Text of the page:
Response:

This question overlaps with the subject of this article.  As we have seen above Kel’s argument is weak because he doesn’t fully understand the Greek grammar (to which he appeals to make his argument). When Kel asks “If Thomas had intended to refer to two persons, what would the sentence structure look like in Greek?,” he is overlooking the fact that the issue of what Thomas intended is at least partly determined by the context John put Thomas’ word in, namely, that Thomas said both these things (“my Lord” and “my God”) TO Jesus.  If Thomas had intended two persons I think that John would not have prefaced Thomas’ words with the statement that Thomas was speaking to him (to Jesus).

An example in English of how the context can overrule the grammar might be if a mother called out her back door, “My football player and my baseball player, come in for dinner.”  In that case the grammar makes it probably that she was calling two children.  But if she had a son, and we read the words “His mother said to him, ‘my football player and my baseball player, come in for dinner,’” that would mean that the same boy was both a football player and a baseball player.  The issue is decided not only on the basis of the grammar, but on the fact that she was speaking to him.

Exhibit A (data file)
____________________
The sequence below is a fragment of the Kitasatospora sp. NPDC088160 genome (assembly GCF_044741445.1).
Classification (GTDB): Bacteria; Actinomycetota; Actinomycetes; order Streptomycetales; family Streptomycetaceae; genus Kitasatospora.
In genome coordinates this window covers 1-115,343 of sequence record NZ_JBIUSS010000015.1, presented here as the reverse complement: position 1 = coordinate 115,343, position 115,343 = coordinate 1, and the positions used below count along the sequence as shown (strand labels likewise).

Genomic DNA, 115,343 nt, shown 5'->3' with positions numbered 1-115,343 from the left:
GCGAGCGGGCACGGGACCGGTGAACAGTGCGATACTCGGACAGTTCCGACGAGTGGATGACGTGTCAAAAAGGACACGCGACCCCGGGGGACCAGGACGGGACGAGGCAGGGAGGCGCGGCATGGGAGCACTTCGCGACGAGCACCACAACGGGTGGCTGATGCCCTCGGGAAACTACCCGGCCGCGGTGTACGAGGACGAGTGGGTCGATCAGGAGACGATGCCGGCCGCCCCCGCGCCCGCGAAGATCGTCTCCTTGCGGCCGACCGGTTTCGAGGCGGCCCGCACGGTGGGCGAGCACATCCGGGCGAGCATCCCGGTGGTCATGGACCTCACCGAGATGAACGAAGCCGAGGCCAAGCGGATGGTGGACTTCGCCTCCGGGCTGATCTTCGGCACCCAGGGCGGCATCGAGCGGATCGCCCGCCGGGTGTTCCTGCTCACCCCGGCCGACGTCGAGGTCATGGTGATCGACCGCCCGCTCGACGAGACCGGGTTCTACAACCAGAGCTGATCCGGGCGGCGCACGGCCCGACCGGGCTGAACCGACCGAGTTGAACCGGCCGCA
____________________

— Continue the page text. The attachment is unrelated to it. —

When Jesus said “he who has seen me has seen the Father” in John 14:9, I don’t think the point is that when you see Jesus you see two persons, Jesus and the Father.  I think the point is that Jesus and the Father are exactly alike, and that therefore to see one is to see the other.

Conclusion

The majority of biblical scholars, both Trinitarian and non-Trinitarian, agree that in this verse Thomas was identifying the one who had risen from the dead as both Lord and God, and nothing stated in the Trinity Delusion article John 20:28 casts any real doubt on that conclusion.